MEN AND FIRE
Our friends build a fire on the beach again.
We eye the drunkest one. He has a habit
of throwing sand on the blaze whenever his girl
arrives from work. She’s running late. Embers grow low,
so you hunt sticks. Barely worth the calories I just lost,
you say when you return with a fistful of timber.
The beer cools at the water’s edge. Everyone goes
in and out of silence, men taking turns pissing in the shadows.
You look handsome shirtless and sunburned.
The sun sips the lip of the lake. Passers-by parade
their dogs and we all swoon, asking them to bring
their beasts close. Cigarette smoke burns my eyes,
so I wander barefoot into the brush,
pacing to avoid the anthills packed inches apart.
I come out with two armfuls of brush.
I hear you loudly telling a story of me milking a cow
at a stranger’s farm. You’re proud of me. I dump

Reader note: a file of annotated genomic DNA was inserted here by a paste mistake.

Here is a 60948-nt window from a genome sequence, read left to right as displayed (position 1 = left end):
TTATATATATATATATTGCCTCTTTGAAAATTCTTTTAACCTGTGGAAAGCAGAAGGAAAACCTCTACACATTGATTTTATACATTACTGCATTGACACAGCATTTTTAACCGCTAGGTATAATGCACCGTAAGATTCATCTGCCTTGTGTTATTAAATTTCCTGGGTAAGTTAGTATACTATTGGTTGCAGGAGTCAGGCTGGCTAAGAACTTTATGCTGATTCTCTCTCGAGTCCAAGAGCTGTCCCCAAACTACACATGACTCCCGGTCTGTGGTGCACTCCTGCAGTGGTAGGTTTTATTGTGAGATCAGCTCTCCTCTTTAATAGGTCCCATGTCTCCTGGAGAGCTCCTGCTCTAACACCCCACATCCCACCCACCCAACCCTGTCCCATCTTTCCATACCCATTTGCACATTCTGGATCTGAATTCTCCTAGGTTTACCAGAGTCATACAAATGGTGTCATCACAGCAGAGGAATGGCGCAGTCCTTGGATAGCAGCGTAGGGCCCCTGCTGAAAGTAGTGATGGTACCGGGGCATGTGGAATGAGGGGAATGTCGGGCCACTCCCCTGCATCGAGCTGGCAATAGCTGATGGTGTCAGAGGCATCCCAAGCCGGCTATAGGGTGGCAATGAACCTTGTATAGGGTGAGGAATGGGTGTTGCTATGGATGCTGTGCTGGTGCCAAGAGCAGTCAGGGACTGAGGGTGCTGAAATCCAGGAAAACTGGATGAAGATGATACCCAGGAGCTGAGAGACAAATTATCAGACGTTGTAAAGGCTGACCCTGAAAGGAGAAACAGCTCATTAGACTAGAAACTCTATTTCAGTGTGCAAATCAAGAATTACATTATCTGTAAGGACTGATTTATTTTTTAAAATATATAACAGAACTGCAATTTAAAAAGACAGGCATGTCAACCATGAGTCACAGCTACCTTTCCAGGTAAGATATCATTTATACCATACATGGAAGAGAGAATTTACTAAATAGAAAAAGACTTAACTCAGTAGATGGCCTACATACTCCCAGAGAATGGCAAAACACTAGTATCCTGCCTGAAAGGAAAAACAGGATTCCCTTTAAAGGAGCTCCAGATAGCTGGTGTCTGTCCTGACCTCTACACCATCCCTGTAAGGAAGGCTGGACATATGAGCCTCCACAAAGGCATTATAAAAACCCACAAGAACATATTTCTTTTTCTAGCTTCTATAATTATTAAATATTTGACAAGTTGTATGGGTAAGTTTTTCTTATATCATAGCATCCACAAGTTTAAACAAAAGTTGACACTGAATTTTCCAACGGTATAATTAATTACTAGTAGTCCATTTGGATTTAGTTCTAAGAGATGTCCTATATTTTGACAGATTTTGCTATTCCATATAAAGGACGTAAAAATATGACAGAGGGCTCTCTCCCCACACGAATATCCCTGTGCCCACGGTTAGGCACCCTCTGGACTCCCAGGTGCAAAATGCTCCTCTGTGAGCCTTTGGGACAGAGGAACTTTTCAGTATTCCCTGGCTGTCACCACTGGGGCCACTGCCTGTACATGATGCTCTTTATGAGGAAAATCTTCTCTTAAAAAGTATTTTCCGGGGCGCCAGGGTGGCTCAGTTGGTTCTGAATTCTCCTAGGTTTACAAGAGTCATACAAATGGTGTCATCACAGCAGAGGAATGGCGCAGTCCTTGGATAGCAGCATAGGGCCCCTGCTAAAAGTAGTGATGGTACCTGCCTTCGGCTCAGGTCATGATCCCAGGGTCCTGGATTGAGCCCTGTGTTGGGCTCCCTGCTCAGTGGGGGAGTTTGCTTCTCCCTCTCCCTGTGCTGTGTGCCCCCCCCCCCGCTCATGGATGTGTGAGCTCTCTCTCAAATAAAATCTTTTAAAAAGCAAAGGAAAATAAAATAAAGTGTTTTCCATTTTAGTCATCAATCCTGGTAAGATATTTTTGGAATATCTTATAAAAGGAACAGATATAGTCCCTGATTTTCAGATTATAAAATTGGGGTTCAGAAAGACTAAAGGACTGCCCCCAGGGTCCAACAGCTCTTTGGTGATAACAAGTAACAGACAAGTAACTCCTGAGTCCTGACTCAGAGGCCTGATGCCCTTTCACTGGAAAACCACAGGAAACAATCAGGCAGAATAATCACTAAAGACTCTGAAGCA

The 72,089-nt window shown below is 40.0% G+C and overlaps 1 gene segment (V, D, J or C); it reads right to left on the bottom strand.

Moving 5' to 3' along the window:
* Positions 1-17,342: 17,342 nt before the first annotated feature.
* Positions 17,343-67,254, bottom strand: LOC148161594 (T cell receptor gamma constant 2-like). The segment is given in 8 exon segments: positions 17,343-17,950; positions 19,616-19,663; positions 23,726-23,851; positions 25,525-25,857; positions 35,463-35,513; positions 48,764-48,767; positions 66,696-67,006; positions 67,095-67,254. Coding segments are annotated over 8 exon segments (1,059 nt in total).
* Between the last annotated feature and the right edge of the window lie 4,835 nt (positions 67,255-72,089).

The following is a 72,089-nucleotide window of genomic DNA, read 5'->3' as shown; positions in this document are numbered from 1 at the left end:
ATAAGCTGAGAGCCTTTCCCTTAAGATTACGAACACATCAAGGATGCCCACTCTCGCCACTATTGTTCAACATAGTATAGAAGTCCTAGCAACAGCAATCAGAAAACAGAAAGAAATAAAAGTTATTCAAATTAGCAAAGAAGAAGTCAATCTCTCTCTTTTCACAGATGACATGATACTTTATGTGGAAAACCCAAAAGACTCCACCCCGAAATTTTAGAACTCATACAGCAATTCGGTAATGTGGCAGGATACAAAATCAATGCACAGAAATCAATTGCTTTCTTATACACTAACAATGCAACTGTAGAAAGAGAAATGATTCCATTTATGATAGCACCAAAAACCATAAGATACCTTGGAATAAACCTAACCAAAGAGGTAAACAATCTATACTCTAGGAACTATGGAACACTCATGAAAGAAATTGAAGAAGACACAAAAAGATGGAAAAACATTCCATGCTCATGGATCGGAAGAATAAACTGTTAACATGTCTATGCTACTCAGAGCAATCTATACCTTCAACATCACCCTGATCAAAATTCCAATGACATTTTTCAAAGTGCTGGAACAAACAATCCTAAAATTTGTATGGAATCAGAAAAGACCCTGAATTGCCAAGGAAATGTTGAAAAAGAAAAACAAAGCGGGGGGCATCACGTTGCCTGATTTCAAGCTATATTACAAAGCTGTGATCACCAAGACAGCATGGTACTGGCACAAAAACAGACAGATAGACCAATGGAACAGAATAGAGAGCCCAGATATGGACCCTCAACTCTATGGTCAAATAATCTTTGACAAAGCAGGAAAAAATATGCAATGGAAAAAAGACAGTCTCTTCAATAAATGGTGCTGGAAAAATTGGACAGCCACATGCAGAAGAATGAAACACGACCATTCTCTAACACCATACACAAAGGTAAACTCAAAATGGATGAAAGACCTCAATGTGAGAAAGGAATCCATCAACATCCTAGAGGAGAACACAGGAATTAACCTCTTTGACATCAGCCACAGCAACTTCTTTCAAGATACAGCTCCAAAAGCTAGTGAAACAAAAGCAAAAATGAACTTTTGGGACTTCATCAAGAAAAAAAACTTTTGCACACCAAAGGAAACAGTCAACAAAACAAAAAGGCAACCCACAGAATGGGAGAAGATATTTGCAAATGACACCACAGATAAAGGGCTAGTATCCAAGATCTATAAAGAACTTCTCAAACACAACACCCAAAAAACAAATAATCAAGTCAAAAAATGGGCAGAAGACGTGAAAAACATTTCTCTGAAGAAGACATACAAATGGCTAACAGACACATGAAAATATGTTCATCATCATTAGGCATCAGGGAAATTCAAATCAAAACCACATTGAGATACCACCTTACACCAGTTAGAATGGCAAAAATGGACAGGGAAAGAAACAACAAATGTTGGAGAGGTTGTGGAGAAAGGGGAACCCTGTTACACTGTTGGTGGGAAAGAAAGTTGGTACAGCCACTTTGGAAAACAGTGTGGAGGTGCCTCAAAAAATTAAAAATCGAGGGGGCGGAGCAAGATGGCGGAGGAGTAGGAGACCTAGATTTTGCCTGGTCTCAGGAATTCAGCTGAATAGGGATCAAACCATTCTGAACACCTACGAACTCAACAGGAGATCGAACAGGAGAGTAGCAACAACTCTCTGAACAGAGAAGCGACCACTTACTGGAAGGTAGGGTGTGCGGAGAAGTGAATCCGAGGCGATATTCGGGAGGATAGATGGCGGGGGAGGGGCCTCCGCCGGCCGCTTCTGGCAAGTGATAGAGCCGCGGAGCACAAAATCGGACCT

the wood at your feet like a dead deer from the hunt.
When finally she arrives she coos at the flame. Fifteen minutes,
and her boyfriend smothers the light. Longer than last time.
At home, all night under a low lamp you check my body for ticks.
WINTER STORM ATLAS
We had planned to sleep in the car that night.
By chance my love overheard a local talk
about the incoming blizzard. Winter Storm Atlas found
us in Wyoming. We sought shelter in a chain hotel
with large king beds. The wind came first, whistling
like a happy groom. Snow came sideways against
evergreens. Trucks stopped on the side of the road,
and stayed still as threatened turtles. When the hotel
lost power, the hunters and couples stranded
with us huddled to talk, telling more and more
secrets as the landscape grew whiter. In our room,
we made love, then fought a little. The hotel left out
fruit to keep us docile. I urged him to share my orange,
the juice running down my arms and mouth. I wiped
my fingers clean on the sheets. We slept in the smell
of citrus, while outside snow gathered many feet,
creating drifts large enough for us to build a home of ice.
About the Writer
Lauren Davis is a poet living on the Olympic Peninsula, where she also works as a caretaker. She holds an MFA from the Bennington Writing Seminars, and her work is published or is forthcoming in journals such as Prairie Schooner, Spillway, Clarion, and Tipton Poetry Review.